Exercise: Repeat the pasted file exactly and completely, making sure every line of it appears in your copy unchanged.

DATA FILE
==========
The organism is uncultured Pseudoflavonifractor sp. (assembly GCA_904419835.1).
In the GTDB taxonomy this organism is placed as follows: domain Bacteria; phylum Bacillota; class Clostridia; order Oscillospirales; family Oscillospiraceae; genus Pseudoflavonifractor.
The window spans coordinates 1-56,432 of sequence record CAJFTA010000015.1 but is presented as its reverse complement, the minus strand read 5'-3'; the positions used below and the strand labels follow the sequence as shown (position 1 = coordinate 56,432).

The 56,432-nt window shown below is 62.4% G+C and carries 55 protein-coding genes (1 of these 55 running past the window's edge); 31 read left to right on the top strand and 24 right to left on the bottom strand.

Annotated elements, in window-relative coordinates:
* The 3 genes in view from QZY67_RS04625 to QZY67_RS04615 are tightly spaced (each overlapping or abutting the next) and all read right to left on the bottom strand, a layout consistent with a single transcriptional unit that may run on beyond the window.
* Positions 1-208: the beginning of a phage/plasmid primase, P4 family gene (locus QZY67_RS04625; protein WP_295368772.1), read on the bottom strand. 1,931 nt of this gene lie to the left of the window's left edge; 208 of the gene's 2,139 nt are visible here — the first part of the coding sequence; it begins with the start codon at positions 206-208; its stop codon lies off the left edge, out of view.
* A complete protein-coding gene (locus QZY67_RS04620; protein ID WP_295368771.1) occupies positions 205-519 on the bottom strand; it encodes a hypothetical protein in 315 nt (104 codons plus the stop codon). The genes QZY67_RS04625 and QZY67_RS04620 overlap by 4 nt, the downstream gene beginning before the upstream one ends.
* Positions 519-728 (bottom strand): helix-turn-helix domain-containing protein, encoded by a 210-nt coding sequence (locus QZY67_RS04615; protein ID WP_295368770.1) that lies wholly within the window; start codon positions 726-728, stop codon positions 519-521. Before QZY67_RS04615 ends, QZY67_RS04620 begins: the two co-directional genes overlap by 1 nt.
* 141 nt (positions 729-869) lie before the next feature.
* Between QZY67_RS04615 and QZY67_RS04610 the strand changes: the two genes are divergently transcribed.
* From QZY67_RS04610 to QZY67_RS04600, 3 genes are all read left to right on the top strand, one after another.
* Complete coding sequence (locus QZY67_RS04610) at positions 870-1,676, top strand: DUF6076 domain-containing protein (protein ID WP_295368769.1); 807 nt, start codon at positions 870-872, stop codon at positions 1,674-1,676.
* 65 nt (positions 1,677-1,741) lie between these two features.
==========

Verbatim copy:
The organism is uncultured Pseudoflavonifractor sp. (assembly GCA_904419835.1).
In the GTDB taxonomy this organism is placed as follows: domain Bacteria; phylum Bacillota; class Clostridia; order Oscillospirales; family Oscillospiraceae; genus Pseudoflavonifractor.
The window spans coordinates 1-56,432 of sequence record CAJFTA010000015.1 but is presented as its reverse complement, the minus strand read 5'-3'; the positions used below and the strand labels follow the sequence as shown (position 1 = coordinate 56,432).

The 56,432-nt window shown below is 62.4% G+C and carries 55 protein-coding genes (1 of these 55 running past the window's edge); 31 read left to right on the top strand and 24 right to left on the bottom strand.

Annotated elements, in window-relative coordinates:
* The 3 genes in view from QZY67_RS04625 to QZY67_RS04615 are tightly spaced (each overlapping or abutting the next) and all read right to left on the bottom strand, a layout consistent with a single transcriptional unit that may run on beyond the window.
* Positions 1-208: the beginning of a phage/plasmid primase, P4 family gene (locus QZY67_RS04625; protein WP_295368772.1), read on the bottom strand. 1,931 nt of this gene lie to the left of the window's left edge; 208 of the gene's 2,139 nt are visible here — the first part of the coding sequence; it begins with the start codon at positions 206-208; its stop codon lies off the left edge, out of view.
* A complete protein-coding gene (locus QZY67_RS04620; protein ID WP_295368771.1) occupies positions 205-519 on the bottom strand; it encodes a hypothetical protein in 315 nt (104 codons plus the stop codon). The genes QZY67_RS04625 and QZY67_RS04620 overlap by 4 nt, the downstream gene beginning before the upstream one ends.
* Positions 519-728 (bottom strand): helix-turn-helix domain-containing protein, encoded by a 210-nt coding sequence (locus QZY67_RS04615; protein ID WP_295368770.1) that lies wholly within the window; start codon positions 726-728, stop codon positions 519-521. Before QZY67_RS04615 ends, QZY67_RS04620 begins: the two co-directional genes overlap by 1 nt.
* 141 nt (positions 729-869) lie before the next feature.
* Between QZY67_RS04615 and QZY67_RS04610 the strand changes: the two genes are divergently transcribed.
* From QZY67_RS04610 to QZY67_RS04600, 3 genes are all read left to right on the top strand, one after another.
* Complete coding sequence (locus QZY67_RS04610) at positions 870-1,676, top strand: DUF6076 domain-containing protein (protein ID WP_295368769.1); 807 nt, start codon at positions 870-872, stop codon at positions 1,674-1,676.
* 65 nt (positions 1,677-1,741) lie between these two features.